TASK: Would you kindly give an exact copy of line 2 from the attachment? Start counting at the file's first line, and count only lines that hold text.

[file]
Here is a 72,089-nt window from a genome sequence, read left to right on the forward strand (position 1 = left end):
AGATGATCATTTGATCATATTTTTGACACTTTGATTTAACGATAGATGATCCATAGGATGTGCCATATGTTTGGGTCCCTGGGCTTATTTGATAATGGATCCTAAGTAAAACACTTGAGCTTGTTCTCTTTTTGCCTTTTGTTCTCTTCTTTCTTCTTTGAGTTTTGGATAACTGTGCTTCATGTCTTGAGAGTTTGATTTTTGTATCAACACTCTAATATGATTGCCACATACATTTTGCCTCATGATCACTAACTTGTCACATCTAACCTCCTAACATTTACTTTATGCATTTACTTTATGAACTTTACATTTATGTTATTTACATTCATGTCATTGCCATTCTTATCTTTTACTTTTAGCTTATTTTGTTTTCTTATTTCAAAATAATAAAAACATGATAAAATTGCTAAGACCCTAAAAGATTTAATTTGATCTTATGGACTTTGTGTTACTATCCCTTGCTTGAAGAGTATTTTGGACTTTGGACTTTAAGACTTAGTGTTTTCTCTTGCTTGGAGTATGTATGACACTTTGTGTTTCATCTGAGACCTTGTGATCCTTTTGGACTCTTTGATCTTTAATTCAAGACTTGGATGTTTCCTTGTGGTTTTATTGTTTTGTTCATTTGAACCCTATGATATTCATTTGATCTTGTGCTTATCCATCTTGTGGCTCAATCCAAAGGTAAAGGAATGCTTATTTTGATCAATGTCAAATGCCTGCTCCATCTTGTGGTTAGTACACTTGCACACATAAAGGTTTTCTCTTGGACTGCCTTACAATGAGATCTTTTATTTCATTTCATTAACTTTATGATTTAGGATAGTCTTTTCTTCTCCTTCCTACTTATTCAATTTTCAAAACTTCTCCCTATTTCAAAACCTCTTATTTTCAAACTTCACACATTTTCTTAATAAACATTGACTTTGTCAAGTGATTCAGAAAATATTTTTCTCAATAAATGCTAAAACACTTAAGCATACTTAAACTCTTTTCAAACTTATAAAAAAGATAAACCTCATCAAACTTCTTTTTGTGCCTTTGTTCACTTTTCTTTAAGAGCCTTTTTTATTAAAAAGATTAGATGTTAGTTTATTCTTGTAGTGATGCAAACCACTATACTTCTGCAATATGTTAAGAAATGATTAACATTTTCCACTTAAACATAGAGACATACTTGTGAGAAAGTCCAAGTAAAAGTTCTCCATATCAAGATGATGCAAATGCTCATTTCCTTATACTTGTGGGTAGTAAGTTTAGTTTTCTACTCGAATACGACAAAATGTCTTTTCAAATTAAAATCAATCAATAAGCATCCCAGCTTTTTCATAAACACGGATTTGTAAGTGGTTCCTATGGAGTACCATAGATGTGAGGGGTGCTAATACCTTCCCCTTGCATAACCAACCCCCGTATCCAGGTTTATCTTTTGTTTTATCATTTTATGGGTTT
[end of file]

AGATGATCATTTGATCATATTTTTGACACTTTGATTTAACGATAGATGATCCATAGGATGTGCCATATGTTTGGGTCCCTGGGCTTATTTGATAATGGATCCTAAGTAAAACACTTGAGCTTGTTCTCTTTTTGCCTTTTGTTCTCTTCTTTCTTCTTTGAGTTTTGGATAACTGTGCTTCATGTCTTGAGAGTTTGATTTTTGTATCAACACTCTAATATGATTGCCACATACATTTTGCCTCATGATCACTAACTTGTCACATCTAACCTCCTAACATTTACTTTATGCATTTACTTTATGAACTTTACATTTATGTTATTTACATTCATGTCATTGCCATTCTTATCTTTTACTTTTAGCTTATTTTGTTTTCTTATTTCAAAATAATAAAAACATGATAAAATTGCTAAGACCCTAAAAGATTTAATTTGATCTTATGGACTTTGTGTTACTATCCCTTGCTTGAAGAGTATTTTGGACTTTGGACTTTAAGACTTAGTGTTTTCTCTTGCTTGGAGTATGTATGACACTTTGTGTTTCATCTGAGACCTTGTGATCCTTTTGGACTCTTTGATCTTTAATTCAAGACTTGGATGTTTCCTTGTGGTTTTATTGTTTTGTTCATTTGAACCCTATGATATTCATTTGATCTTGTGCTTATCCATCTTGTGGCTCAATCCAAAGGTAAAGGAATGCTTATTTTGATCAATGTCAAATGCCTGCTCCATCTTGTGGTTAGTACACTTGCACACATAAAGGTTTTCTCTTGGACTGCCTTACAATGAGATCTTTTATTTCATTTCATTAACTTTATGATTTAGGATAGTCTTTTCTTCTCCTTCCTACTTATTCAATTTTCAAAACTTCTCCCTATTTCAAAACCTCTTATTTTCAAACTTCACACATTTTCTTAATAAACATTGACTTTGTCAAGTGATTCAGAAAATATTTTTCTCAATAAATGCTAAAACACTTAAGCATACTTAAACTCTTTTCAAACTTATAAAAAAGATAAACCTCATCAAACTTCTTTTTGTGCCTTTGTTCACTTTTCTTTAAGAGCCTTTTTTATTAAAAAGATTAGATGTTAGTTTATTCTTGTAGTGATGCAAACCACTATACTTCTGCAATATGTTAAGAAATGATTAACATTTTCCACTTAAACATAGAGACATACTTGTGAGAAAGTCCAAGTAAAAGTTCTCCATATCAAGATGATGCAAATGCTCATTTCCTTATACTTGTGGGTAGTAAGTTTAGTTTTCTACTCGAATACGACAAAATGTCTTTTCAAATTAAAATCAATCAATAAGCATCCCAGCTTTTTCATAAACACGGATTTGTAAGTGGTTCCTATGGAGTACCATAGATGTGAGGGGTGCTAATACCTTCCCCTTGCATAACCAACCCCCGTATCCAGGTTTATCTTTTGTTTTATCATTTTATGGGTTT